21. John Vandermeer, Reconstructing Biology: Genetics and Ecology in the New World Order, (New York: John Wiley & Sons, 1996), ch. 14. In his now classic 1980 study, another ecologist, William W. Murdoch, found much the same thing-namely, that inequality was the key determinant of population growth The Poverty of Nations: The Political Economy of Hunger and Population (Baltimore: Johns Hopkins University Press, 1980).
  22. Planned Parenthood Federation of America, Echoes from the Past (New York: Planned Parenthood, 1979), 181.
  23. M. T. Cain, "The Economic Activities of Children in a Village in Bangladesh," Population and Development Review 3 (1977): 201-228, cited in Murdoch, Poverty of Nations, 26.
  24. M. Nag, B. White, and R. C. Peet, "An Anthropological Approach to the Study of the Economic Value of Children in Java and Nepal," Current Anthropology 19 (1978): 293-306.
  25. Murdoch, Poverty of Nations, 45.
  26. Frances Moore Lappé and Rachel Schurman, Taking Population Seriously (San Francisco: Food First Books, 1990), 26-27.
  27. See Lant H. Pritchett, "Desired Fertility and the Impact of Population Policies," Population and Development Review 20, no. 1 (March 1994): 1-55. See also Paul Schultz, "Human Capital, Family Planning, and Their Effects on Population Growth," American Economic Review 84, no. 2 (May 1994): 255-260. While some birth control advocates have criticized this view (for example, James C. Knowles et al., "The Impact of Population Policies: Comment," Population and Development Review 20, no. 3 [1994]: 611-615; and John Bongaarts, "The Impact of Population Policies: Comment," Population and Development Review, 20, no. 3 [1994]: 616-620), the weight of evidence supports the position that under the vast majority of circumstances people have the number of children they want (see Lant H. Pritchett, "The Impact of Population Policies: Reply," Population and Development Review 20, no. 3 [1994]: 621-630). Some studies purport to show that the presence of family planning programs is the key element leading to fertility decline; nevertheless, their own data generally support the view that people take advantage of these programs when they want them, in order to have the number of children that make sense from the point of view of economic development and improved education and economic opportunity for women (see, for example, Paul J. Gertler and John W. Molyneaux, "How Economic Development and Family Planning Programs Combined to Reduce Indonesian Fertility," Demography 31, no. 1 [1994]: 33- 63, 57-58, 60). The editors of a recent volume comparing four cases of fertility decline conclude that "fertility change occurs with or without access to modern contraception" (Understanding Reproductive Change: Kenya, Tamil Nadu, Punjab, Costa Rica, ed. Bertil Egerö and Mikael Hammarskjöld [Lund, Sweden: Lund University Press, 1994], 20).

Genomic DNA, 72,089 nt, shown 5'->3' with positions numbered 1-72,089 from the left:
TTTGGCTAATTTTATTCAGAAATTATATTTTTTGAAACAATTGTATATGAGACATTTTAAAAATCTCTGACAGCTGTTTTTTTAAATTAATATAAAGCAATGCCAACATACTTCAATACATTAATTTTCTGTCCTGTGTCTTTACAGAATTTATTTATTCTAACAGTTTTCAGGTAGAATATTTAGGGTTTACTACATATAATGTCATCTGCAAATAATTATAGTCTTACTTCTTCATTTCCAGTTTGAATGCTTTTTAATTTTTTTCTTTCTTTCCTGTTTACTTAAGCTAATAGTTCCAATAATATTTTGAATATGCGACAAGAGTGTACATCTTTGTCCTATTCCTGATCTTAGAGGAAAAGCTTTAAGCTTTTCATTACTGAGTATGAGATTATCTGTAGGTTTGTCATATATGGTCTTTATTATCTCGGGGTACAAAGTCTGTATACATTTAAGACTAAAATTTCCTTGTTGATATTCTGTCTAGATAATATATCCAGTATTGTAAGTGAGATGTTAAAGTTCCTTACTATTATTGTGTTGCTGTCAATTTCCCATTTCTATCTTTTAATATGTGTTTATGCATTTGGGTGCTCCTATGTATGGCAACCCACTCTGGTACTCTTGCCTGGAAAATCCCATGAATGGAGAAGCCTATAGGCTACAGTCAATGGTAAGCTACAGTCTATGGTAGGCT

28. Lappé and Schurman, Taking Population Seriously, 26.
  29. Ibid., 29.
  30. U.S. Agency for International Development, Sri Lanka: The Impact of PL 480 Title I Assistance, AID Project Impact Evaluation, Report no. 39 (Washington, DC: U.S. Agency for International Development, October 1982), C-8.
  31. World Population Prospects: The 1996 Revision, 378, annex 2 and 3.
  32. Medea Benjamin, Joseph Collins, and Michael Scott, No Free Lunch: Food and Revolution in Cuba Today (New York: Grove Press/Food First Books, 1986), 26.
  33. Ibid., 92. In 1983, in fact, the Organization of American States reported that Cuba ranked second in per capita food availability in Latin America. See also Peter Rosset and Medea Benjamin, ed., The Greening of the Revolution: Cuba's Experiment with Organic Agriculture (Melbourne: Ocean Press, 1994), 10, table 1.
  34. World Population Prospects: The 1996 Revision, 154, annex 2 and 3.
  35. S. Kumar, The Impact of Subsidized Rice on Food Consumption in Kerala, Research Report no. 5 (Washington, DC: International Food Policy Research Institute, 1979).
  36. A. V. Jose, "Poverty and Inequality: The Case of Kerala," in Poverty in Rural Asia, ed. Azizur Rahman Khan and Eddy Lee (Bangkok: International Labour Organization, Asian Employment Programme, 1983), 108.
  37. John Ratcliffe, "Social Justice and the Demographic Transition: Lessons from India's Kerala State," in Practicing Health for All, ed. D. Morley, J. Rohde, and G. Williams (Oxford: Oxford University Press, 1983), 65. See also John Ratcliffe, "Toward a Social Justice Theory of Demographic Transition: Lessons from India's Kerala State," Janasamkhya (Kerala University, June 1983) 1.
  38. Lappé and Schurman, Taking Population Seriously, 58-59.
  39. Richard W. Franke and Barbara H. Chasin, Kerala: Radical Reform as Development in an Indian State, 2nd ed. (Oakland: Food First Books, 1994), ii.